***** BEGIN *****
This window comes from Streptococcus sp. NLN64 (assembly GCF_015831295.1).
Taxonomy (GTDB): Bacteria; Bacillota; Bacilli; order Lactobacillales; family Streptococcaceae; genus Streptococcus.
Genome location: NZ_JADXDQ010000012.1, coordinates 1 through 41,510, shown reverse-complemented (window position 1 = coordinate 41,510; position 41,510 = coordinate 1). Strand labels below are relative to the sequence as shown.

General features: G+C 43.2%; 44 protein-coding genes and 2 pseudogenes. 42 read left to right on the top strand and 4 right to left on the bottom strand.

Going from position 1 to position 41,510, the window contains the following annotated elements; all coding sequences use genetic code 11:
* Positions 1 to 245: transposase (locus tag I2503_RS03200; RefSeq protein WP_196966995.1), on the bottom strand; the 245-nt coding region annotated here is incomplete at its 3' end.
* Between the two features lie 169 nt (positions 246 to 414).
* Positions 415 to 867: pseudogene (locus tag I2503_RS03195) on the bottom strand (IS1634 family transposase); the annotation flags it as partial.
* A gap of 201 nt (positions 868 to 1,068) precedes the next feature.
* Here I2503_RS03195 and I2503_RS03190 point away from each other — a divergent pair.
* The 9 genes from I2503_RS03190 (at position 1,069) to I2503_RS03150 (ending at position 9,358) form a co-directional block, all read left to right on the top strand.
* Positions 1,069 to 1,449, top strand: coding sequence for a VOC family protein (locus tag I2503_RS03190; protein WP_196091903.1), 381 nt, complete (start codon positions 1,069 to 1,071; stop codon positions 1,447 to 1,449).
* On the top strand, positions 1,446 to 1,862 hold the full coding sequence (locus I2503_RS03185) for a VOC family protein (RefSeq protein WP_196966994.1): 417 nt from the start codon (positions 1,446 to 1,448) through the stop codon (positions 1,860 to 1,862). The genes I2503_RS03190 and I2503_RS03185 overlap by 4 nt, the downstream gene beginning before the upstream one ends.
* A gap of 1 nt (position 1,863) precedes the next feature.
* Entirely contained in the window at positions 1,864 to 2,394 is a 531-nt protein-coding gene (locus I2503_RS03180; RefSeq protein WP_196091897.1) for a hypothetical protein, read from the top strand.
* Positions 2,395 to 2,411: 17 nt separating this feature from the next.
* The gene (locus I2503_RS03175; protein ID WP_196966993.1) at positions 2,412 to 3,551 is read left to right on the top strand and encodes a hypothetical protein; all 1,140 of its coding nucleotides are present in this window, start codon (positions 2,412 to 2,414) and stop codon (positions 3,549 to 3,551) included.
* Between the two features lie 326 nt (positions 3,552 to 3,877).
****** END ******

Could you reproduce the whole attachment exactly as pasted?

This window comes from Streptococcus sp. NLN64 (assembly GCF_015831295.1).
Taxonomy (GTDB): Bacteria; Bacillota; Bacilli; order Lactobacillales; family Streptococcaceae; genus Streptococcus.
Genome location: NZ_JADXDQ010000012.1, coordinates 1 through 41,510, shown reverse-complemented (window position 1 = coordinate 41,510; position 41,510 = coordinate 1). Strand labels below are relative to the sequence as shown.

General features: G+C 43.2%; 44 protein-coding genes and 2 pseudogenes. 42 read left to right on the top strand and 4 right to left on the bottom strand.

Going from position 1 to position 41,510, the window contains the following annotated elements; all coding sequences use genetic code 11:
* Positions 1 to 245: transposase (locus tag I2503_RS03200; RefSeq protein WP_196966995.1), on the bottom strand; the 245-nt coding region annotated here is incomplete at its 3' end.
* Between the two features lie 169 nt (positions 246 to 414).
* Positions 415 to 867: pseudogene (locus tag I2503_RS03195) on the bottom strand (IS1634 family transposase); the annotation flags it as partial.
* A gap of 201 nt (positions 868 to 1,068) precedes the next feature.
* Here I2503_RS03195 and I2503_RS03190 point away from each other — a divergent pair.
* The 9 genes from I2503_RS03190 (at position 1,069) to I2503_RS03150 (ending at position 9,358) form a co-directional block, all read left to right on the top strand.
* Positions 1,069 to 1,449, top strand: coding sequence for a VOC family protein (locus tag I2503_RS03190; protein WP_196091903.1), 381 nt, complete (start codon positions 1,069 to 1,071; stop codon positions 1,447 to 1,449).
* On the top strand, positions 1,446 to 1,862 hold the full coding sequence (locus I2503_RS03185) for a VOC family protein (RefSeq protein WP_196966994.1): 417 nt from the start codon (positions 1,446 to 1,448) through the stop codon (positions 1,860 to 1,862). The genes I2503_RS03190 and I2503_RS03185 overlap by 4 nt, the downstream gene beginning before the upstream one ends.
* A gap of 1 nt (position 1,863) precedes the next feature.
* Entirely contained in the window at positions 1,864 to 2,394 is a 531-nt protein-coding gene (locus I2503_RS03180; RefSeq protein WP_196091897.1) for a hypothetical protein, read from the top strand.
* Positions 2,395 to 2,411: 17 nt separating this feature from the next.
* The gene (locus I2503_RS03175; protein ID WP_196966993.1) at positions 2,412 to 3,551 is read left to right on the top strand and encodes a hypothetical protein; all 1,140 of its coding nucleotides are present in this window, start codon (positions 2,412 to 2,414) and stop codon (positions 3,549 to 3,551) included.
* Between the two features lie 326 nt (positions 3,552 to 3,877).